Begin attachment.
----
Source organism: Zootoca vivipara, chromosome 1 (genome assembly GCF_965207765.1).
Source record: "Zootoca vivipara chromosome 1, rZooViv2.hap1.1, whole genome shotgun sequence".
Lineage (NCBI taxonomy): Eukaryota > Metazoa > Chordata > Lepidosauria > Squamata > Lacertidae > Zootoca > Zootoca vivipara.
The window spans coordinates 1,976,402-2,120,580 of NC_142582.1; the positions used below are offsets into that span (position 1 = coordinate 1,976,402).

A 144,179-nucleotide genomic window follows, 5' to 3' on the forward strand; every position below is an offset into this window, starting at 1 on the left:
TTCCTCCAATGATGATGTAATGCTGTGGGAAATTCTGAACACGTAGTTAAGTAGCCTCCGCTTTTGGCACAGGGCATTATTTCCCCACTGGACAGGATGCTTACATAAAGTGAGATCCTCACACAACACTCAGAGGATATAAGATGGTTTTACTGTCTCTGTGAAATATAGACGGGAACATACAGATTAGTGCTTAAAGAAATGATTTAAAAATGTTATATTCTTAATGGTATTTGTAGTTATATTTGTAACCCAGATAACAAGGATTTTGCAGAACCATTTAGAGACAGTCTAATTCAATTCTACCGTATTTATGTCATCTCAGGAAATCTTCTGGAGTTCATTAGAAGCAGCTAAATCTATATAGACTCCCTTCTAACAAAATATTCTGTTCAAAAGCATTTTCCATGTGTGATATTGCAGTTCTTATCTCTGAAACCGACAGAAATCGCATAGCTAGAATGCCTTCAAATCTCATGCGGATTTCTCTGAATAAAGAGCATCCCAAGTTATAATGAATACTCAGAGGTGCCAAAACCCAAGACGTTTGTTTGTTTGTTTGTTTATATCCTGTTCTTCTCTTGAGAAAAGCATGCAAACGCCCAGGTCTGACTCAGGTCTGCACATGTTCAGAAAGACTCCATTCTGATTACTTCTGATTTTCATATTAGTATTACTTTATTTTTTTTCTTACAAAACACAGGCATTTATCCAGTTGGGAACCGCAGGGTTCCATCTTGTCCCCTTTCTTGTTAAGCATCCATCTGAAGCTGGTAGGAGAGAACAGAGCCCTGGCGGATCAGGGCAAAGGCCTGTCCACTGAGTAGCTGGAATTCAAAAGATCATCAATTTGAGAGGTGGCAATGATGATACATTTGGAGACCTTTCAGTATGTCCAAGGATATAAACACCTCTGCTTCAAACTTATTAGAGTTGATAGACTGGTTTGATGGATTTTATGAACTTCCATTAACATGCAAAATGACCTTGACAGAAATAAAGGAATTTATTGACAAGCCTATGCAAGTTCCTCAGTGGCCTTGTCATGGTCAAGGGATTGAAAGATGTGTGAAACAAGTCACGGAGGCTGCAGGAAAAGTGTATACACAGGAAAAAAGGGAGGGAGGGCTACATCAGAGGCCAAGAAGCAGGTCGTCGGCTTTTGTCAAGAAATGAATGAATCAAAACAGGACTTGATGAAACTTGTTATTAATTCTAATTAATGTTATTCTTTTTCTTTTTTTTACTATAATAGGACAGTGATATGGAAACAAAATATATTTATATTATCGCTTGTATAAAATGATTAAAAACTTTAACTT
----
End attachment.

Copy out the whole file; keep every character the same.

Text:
Source organism: Zootoca vivipara, chromosome 1 (genome assembly GCF_965207765.1).
Source record: "Zootoca vivipara chromosome 1, rZooViv2.hap1.1, whole genome shotgun sequence".
Lineage (NCBI taxonomy): Eukaryota > Metazoa > Chordata > Lepidosauria > Squamata > Lacertidae > Zootoca > Zootoca vivipara.
The window spans coordinates 1,976,402-2,120,580 of NC_142582.1; the positions used below are offsets into that span (position 1 = coordinate 1,976,402).

A 144,179-nucleotide genomic window follows, 5' to 3' on the forward strand; every position below is an offset into this window, starting at 1 on the left:
TTCCTCCAATGATGATGTAATGCTGTGGGAAATTCTGAACACGTAGTTAAGTAGCCTCCGCTTTTGGCACAGGGCATTATTTCCCCACTGGACAGGATGCTTACATAAAGTGAGATCCTCACACAACACTCAGAGGATATAAGATGGTTTTACTGTCTCTGTGAAATATAGACGGGAACATACAGATTAGTGCTTAAAGAAATGATTTAAAAATGTTATATTCTTAATGGTATTTGTAGTTATATTTGTAACCCAGATAACAAGGATTTTGCAGAACCATTTAGAGACAGTCTAATTCAATTCTACCGTATTTATGTCATCTCAGGAAATCTTCTGGAGTTCATTAGAAGCAGCTAAATCTATATAGACTCCCTTCTAACAAAATATTCTGTTCAAAAGCATTTTCCATGTGTGATATTGCAGTTCTTATCTCTGAAACCGACAGAAATCGCATAGCTAGAATGCCTTCAAATCTCATGCGGATTTCTCTGAATAAAGAGCATCCCAAGTTATAATGAATACTCAGAGGTGCCAAAACCCAAGACGTTTGTTTGTTTGTTTGTTTATATCCTGTTCTTCTCTTGAGAAAAGCATGCAAACGCCCAGGTCTGACTCAGGTCTGCACATGTTCAGAAAGACTCCATTCTGATTACTTCTGATTTTCATATTAGTATTACTTTATTTTTTTTCTTACAAAACACAGGCATTTATCCAGTTGGGAACCGCAGGGTTCCATCTTGTCCCCTTTCTTGTTAAGCATCCATCTGAAGCTGGTAGGAGAGAACAGAGCCCTGGCGGATCAGGGCAAAGGCCTGTCCACTGAGTAGCTGGAATTCAAAAGATCATCAATTTGAGAGGTGGCAATGATGATACATTTGGAGACCTTTCAGTATGTCCAAGGATATAAACACCTCTGCTTCAAACTTATTAGAGTTGATAGACTGGTTTGATGGATTTTATGAACTTCCATTAACATGCAAAATGACCTTGACAGAAATAAAGGAATTTATTGACAAGCCTATGCAAGTTCCTCAGTGGCCTTGTCATGGTCAAGGGATTGAAAGATGTGTGAAACAAGTCACGGAGGCTGCAGGAAAAGTGTATACACAGGAAAAAAGGGAGGGAGGGCTACATCAGAGGCCAAGAAGCAGGTCGTCGGCTTTTGTCAAGAAATGAATGAATCAAAACAGGACTTGATGAAACTTGTTATTAATTCTAATTAATGTTATTCTTTTTCTTTTTTTTACTATAATAGGACAGTGATATGGAAACAAAATATATTTATATTATCGCTTGTATAAAATGATTAAAAACTTTAACTT